This thesis aims to reveal pathways underlying the associations of air polluion exposure during pregnancy with maternal and neonatal complications. The main objectives were:
1.  To examine the associations of air pollution exposure during pregnancy with the risks of gestational hypertensive complications and neonatal complications.
2.  To examine the mechanisms that underlie the associations of air pollution exposure during pregnancy with maternal and neonatal complications. Mechanisms of interest are placental function, in?ammatory responses, maternal blood pressure, and fetal growth.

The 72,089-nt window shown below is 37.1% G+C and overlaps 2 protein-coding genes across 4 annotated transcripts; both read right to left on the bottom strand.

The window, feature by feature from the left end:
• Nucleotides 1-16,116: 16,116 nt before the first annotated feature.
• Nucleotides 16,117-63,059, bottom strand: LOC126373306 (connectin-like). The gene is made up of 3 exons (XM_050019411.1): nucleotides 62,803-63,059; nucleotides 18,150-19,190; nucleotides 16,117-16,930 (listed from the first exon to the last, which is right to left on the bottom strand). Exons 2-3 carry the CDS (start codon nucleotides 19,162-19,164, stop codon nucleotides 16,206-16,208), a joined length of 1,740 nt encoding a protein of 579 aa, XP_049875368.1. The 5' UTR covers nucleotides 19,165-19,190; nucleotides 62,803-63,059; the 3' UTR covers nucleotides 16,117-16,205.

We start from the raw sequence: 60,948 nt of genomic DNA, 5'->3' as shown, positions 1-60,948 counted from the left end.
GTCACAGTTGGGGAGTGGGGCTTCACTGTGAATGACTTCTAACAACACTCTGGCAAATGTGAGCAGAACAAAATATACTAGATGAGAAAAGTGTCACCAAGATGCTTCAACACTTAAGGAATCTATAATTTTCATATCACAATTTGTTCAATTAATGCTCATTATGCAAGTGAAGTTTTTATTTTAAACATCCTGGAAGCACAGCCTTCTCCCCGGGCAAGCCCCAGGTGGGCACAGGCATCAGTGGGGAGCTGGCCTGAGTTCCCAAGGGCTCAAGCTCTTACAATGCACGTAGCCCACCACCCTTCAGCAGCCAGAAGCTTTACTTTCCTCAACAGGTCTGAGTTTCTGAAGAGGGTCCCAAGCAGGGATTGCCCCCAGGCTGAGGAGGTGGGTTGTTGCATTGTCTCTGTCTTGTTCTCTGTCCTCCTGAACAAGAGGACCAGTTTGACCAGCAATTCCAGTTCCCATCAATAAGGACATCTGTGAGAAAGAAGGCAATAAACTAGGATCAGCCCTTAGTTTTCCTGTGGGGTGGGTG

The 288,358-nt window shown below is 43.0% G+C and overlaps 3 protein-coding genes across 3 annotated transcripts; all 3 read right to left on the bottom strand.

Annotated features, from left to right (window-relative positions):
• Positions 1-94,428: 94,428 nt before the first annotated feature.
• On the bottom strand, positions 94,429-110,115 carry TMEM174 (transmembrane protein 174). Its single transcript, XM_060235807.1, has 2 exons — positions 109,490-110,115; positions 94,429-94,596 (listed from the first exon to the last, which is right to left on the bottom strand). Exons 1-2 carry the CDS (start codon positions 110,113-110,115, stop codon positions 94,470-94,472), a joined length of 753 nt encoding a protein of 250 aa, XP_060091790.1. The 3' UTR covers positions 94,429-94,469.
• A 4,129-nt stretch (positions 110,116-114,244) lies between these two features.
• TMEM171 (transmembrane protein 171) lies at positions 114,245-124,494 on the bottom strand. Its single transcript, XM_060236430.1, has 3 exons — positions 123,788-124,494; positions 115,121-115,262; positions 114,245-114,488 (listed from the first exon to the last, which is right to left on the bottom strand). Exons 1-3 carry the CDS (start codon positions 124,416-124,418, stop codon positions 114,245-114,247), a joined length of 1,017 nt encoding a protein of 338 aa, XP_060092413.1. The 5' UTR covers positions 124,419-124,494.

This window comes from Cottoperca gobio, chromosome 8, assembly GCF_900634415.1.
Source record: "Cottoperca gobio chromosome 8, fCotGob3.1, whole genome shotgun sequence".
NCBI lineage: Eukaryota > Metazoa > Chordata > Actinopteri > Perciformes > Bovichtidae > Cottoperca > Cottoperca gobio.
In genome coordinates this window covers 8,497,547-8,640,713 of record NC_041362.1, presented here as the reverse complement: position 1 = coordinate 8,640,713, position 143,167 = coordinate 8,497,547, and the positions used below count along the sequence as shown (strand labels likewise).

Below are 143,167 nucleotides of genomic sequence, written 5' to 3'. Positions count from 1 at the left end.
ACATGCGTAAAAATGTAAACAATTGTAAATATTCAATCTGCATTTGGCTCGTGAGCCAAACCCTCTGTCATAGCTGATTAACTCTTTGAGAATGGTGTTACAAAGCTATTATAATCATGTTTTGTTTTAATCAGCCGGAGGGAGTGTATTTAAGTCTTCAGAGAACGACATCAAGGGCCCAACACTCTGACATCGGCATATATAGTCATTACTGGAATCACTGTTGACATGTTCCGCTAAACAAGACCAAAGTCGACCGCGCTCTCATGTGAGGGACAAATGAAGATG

All studies described in this thesis were embedded in the Generation R Study, a population based prospective cohort study from pregnancy onward in Rotterdam, the Netherlands. The Generation R Study was designd to identify early environmental and genetic determinants of growth, development, and health during fetal life and childhood. All pregnant women living in the study area with a delivery date between April 2002 and January 2006 were eligible for enrolment in the study. The aim was to enrol participants during pregnancy, but enrolment was allowed until the birth of the child. In total, 9778 women were included, of whom 8880 were enrolled in the prenatal part of the study. The largest ethnic groups were the Dutch, Surinamese, Turkish, and Moroccan. Data on pregnancy were collected on the basis of questionnaires, physical examinations, fetal ultrasound examinations, biological samples, and medical records completed by midwives and obstetricians. Physical assessments were performed in early pregnancy (gestational age <18 weeks), mid-pregnancy (gestational age 18-25 weeks), and late pregnancy (gestational age ≥25 weeks), but the individual time schemes depended on the speci?c gestational age at enrolment. Postnatal data was obtained by community health centers and questionnaires. From the age of 5 years onward, regular detailed hands on assessments are performed in all children and their parents in a research center. The Generation R study has been approved by the Medical Ethical Committee of the Erasmus Medical Center Rotterdam. All participants provided written informed consent.